2010 928.0
2011 932.9
2012 928.5
2013 926.4
2014 924.2
2015 923.3
2016 922.9
2017 604.8
Notes: Numbers are not shown for 1990 and 1991 because the data for these years are based on a small number of shipments and may be unrepresentative of the actual market.
The vertical black line indicates that energy consumption figures from 2017 onward incorporate changes introduced in Amendment 13 to the Energy Efficiency Regulations and are not directly comparable to previous years' data.

Distribution of clothes dryer shipments by unit energy consumption

From 1992 to 2016, the share of electric clothes dryers consuming less than 900 kWh/yr decreased while the share of electric clothes dryers consuming over 950 kWh/yr increased. This change was due mainly to the growing market share of larger capacity units. In 2017, the significant increase in the share of electric clothes dryers consuming less than 800 kWh/yr represents changes to the test procedures used to measure energy efficiency, which were updated as a result of amendments to the Energy Efficiency Regulations that came into force in 2017.1 The updated test procedures mean that data for 2017 are not directly comparable to previous years’ data.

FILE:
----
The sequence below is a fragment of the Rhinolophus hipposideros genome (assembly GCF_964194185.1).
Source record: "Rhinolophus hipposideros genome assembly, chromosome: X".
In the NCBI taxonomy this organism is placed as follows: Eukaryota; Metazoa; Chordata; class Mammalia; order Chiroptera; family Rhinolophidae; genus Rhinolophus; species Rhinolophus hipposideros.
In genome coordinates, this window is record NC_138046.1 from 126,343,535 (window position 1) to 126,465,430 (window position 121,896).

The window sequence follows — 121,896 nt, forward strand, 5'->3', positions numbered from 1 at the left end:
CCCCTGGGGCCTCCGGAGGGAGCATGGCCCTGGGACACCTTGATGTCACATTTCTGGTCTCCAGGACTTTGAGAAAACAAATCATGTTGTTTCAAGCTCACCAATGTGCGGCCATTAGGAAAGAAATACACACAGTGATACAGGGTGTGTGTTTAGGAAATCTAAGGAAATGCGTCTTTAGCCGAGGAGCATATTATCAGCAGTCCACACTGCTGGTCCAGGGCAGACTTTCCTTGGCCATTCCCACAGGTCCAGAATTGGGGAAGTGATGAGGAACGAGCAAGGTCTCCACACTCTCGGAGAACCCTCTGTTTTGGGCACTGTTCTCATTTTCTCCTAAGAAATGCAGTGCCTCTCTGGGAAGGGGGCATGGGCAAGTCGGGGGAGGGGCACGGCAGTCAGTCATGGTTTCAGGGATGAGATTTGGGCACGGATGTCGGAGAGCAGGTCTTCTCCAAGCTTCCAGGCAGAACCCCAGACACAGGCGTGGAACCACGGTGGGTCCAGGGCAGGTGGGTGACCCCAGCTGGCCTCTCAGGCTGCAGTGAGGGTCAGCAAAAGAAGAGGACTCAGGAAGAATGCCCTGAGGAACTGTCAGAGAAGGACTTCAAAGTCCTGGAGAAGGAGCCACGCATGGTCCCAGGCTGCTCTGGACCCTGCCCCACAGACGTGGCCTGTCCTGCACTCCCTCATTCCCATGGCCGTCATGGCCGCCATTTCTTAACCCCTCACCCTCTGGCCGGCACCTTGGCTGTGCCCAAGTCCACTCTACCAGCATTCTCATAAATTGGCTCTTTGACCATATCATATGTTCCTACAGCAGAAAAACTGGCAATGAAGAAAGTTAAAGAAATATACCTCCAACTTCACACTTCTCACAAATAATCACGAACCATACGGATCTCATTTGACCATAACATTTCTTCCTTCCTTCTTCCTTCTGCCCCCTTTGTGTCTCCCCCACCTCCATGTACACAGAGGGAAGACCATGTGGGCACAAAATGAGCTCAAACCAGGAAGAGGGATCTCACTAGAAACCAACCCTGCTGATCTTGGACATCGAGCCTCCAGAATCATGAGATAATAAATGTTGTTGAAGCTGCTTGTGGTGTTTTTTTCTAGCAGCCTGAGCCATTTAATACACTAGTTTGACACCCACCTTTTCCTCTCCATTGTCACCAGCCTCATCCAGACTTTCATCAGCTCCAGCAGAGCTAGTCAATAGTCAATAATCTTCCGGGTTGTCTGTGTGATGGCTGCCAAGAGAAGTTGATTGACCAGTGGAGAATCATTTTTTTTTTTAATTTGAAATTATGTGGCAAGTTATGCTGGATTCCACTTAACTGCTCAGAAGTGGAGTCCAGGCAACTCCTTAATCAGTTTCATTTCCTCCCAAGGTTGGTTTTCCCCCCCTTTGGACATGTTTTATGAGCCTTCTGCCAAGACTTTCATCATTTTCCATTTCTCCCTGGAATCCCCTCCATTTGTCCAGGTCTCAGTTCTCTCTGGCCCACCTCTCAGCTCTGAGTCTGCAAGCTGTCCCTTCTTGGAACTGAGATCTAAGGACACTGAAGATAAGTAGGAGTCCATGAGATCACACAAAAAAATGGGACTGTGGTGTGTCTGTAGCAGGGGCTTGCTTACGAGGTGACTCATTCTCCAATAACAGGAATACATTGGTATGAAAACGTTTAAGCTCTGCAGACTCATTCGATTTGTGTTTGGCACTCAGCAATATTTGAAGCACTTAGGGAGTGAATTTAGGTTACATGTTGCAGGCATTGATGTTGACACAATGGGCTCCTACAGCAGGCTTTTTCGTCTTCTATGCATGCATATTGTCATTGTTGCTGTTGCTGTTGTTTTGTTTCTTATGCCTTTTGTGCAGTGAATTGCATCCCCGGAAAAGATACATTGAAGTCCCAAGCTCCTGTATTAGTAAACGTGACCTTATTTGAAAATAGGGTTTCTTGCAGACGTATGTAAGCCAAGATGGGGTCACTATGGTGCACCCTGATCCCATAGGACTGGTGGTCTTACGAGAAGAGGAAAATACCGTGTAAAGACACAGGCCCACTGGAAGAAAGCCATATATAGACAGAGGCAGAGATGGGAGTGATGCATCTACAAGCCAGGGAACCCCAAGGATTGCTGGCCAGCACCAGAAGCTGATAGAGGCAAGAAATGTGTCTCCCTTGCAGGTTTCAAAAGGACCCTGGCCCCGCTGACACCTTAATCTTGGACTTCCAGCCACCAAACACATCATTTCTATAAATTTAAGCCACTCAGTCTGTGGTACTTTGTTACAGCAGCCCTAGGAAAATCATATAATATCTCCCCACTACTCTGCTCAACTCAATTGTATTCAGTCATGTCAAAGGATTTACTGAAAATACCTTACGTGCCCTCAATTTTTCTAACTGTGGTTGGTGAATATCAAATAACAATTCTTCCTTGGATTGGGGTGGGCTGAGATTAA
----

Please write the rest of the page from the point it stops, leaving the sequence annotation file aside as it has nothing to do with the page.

Distribution of electric clothes dryers by average annual UEC, 1992–2017 (%)
Text version

Distribution of electric clothes dryers by average annual UEC, 1992–2017 (%)

350–799.9 kWh/yr 800–899.9 kWh/yr 900–949.9 kWh/yr 950–999.9 kWh/yr 1000–1249.9 kWh/yr
1992 4.4 28.9 37.5 13.6 15.6
1993 4.1 28.9 53.6 0.1 13.2
1994 4.3 24.0 54.6 0.0 17.1
1995 3.2 16.2 68.5 0.8 11.3
1996 4.2 11.8 82.8 1.1 0.2
1997 4.9 12.9 80.7 1.4 0.0
1998 3.2 8.8 87.0 1.0 0.0
1999 2.7 7.2 88.3 1.8 0.0
2000 2.7 7.7 84.6 5.0 0.0
2001 2.3 4.3 87.1 6.3 0.0
2002 2.5 5.2 85.5 6.7 0.0
2003 2.7 10.0 77.0 10.3 0.0
2004 4.0 4.4 75.3 16.3 0.0
2005 6.1 3.2 74.1 16.6 0.0
2006 6.1 2.8 69.8 21.2 0.0
2007 4.9 2.9 67.8 24.4 0.0
2008 4.6 2.2 60.7 32.5 0.0
2009 4.2 1.7 56.1 38.1 0.0
2010 3.0 1.7 53.4 41.9 0.0
2011 2.1 3.3 45.5 49.1 0.0
2012 2.8 3.5 42.0 51.6 0.0
2013 3.1 4.5 43.4 49.0 0.0
2014 2.4 9.8 48.1 39.7 0.0
2015 2.3 11.6 50.9 35.2 0.0
2016 2.7 6.9 58.2 32.3 0.0
2017 99.9 0.0 0.1 0.0 0.0